Joshua and Cornelius get to know each other

So how is it that these, which I posted earlier, not qualify?

Here is the Table of Contents of Cornelius’s collection of failed Evolutionary predictions…

Image of the the Contents below…

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@Cornelius_Hunter… you did yourself no favor by burying all those failed predictions into a single link…

… with no commentary, no title, no examples… just a word with a light blue highlighting …

But never fear… as you see above… I took care of the heavy lifting of providing the details to the readers…

George Brooks

If this is the case that you are relying on, then it’s simply a case of someone taking the time to explain to you why you are misunderstanding the data. For example - one claim is called “similar species share similar genes”. To claim this as a failed prediction takes quite a bit of hutzpah, but, there it is.

A brief scan of your article claiming this as a failed prediction reveals that you are both cherry picking exceptions, and misunderstanding the data of other papers. There isn’t a paper more recent than 2013 in there, and most of the papers come from an even earlier time when genomes were being newly annotated, and many false positives for “genes found in species X but not in species Y” were being reported - but understood to perhaps be false positives pending further work.

Beyond that, we expect that a few de novo genes should be lineage specific. This isn’t surprising. It doesn’t even come close to swamping the clear signal of common ancestry.

Even back then there was an overwhelming correspondence known between the genes of related species. Humans and chimpanzees have 29% of their proteins that are identical at the amino acid level, for goodness sake - and the average amino acid divergence between our species is only two amino acids per protein. This was reported in 2010. The entire genome sequence of humans and chimpanzees is 95% identical to each other (also reported in 2010). You make no mention of these data in your article.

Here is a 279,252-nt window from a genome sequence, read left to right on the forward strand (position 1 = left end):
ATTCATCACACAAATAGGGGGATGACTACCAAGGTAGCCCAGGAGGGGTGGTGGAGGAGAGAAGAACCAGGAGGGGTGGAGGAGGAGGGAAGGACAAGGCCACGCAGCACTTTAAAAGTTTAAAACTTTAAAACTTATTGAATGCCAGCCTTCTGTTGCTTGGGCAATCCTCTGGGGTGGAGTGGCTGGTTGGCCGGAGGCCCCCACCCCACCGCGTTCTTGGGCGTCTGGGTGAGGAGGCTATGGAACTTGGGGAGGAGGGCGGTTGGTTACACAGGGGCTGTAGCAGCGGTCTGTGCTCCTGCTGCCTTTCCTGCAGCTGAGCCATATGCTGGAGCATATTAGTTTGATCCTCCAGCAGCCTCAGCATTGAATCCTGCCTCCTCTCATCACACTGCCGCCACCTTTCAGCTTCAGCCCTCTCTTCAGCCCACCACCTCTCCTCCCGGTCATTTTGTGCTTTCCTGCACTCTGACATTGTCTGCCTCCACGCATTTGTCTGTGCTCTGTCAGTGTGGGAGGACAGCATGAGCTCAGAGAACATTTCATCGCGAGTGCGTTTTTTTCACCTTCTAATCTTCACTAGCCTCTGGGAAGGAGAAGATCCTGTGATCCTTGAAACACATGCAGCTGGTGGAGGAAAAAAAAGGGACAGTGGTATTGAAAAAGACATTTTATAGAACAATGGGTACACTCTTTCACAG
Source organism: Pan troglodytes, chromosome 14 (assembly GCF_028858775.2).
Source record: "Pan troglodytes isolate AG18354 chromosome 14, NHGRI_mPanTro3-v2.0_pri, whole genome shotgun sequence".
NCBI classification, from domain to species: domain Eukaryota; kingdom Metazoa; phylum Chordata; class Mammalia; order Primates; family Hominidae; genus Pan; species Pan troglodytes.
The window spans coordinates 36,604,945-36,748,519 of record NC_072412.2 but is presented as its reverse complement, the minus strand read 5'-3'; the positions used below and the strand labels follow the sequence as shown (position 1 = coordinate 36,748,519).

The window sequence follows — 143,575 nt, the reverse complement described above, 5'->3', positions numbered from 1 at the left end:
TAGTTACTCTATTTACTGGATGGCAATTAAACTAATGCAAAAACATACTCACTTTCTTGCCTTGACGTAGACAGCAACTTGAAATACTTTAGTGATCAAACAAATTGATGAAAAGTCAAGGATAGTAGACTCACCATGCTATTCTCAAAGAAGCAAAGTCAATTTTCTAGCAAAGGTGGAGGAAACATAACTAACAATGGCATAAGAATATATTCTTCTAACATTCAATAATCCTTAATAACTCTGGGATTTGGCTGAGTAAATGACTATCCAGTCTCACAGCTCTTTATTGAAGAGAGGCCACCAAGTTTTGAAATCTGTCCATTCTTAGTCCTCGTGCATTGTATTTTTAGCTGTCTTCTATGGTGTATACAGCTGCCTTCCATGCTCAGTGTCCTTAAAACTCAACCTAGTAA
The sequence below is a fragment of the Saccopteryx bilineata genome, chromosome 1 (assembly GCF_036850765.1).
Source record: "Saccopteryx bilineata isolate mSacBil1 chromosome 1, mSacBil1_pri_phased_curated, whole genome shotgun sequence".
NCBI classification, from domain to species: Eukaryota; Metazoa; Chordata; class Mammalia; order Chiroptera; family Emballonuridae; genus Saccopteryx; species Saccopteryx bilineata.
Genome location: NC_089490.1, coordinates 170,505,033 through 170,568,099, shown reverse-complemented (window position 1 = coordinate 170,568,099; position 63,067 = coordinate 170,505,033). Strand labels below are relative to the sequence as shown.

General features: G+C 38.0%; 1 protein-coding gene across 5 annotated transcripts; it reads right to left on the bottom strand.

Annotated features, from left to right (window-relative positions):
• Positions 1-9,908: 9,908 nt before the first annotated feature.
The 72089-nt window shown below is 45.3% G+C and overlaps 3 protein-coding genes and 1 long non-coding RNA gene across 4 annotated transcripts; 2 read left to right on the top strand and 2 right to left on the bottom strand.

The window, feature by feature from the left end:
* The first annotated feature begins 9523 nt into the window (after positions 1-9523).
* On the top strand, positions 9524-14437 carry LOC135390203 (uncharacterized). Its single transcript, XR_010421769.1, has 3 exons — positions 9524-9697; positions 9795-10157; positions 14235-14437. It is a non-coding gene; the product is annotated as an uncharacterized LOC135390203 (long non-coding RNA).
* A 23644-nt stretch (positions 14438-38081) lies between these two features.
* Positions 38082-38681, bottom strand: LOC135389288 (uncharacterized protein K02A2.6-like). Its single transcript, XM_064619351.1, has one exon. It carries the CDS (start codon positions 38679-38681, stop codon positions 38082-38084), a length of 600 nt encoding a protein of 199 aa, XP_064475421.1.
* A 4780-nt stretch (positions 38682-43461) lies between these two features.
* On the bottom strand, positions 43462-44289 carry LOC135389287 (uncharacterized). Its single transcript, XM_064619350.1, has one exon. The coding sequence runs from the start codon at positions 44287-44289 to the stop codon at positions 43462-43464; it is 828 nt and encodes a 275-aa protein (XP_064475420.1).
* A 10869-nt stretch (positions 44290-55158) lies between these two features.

Similar problems abound in your other articles claiming that evolution has failed.


Hello Dr. Hunter,

Our friend @DennisVenema did not provide the full argument, so I can understand how you might take it as purely rhetorical. My understanding of the argument is this: embryonic development shows us how the genomes of different species take similar structures (inherited via common descent) and shape them in different ways (via divergent regulatory gene networks).

The interesting thing about this argument is that it is confirmed by DNA analysis. Anyone with some math aptitude and about $20 can use BLAST to compare the DNA of a blue whale with that of other mammals to verify the similarities. Moreover, the role of HOX genes in articulating limb development across the animal kingdom (fish, mammals, reptiles) has been an outstanding advance in biology over the past two decades or so.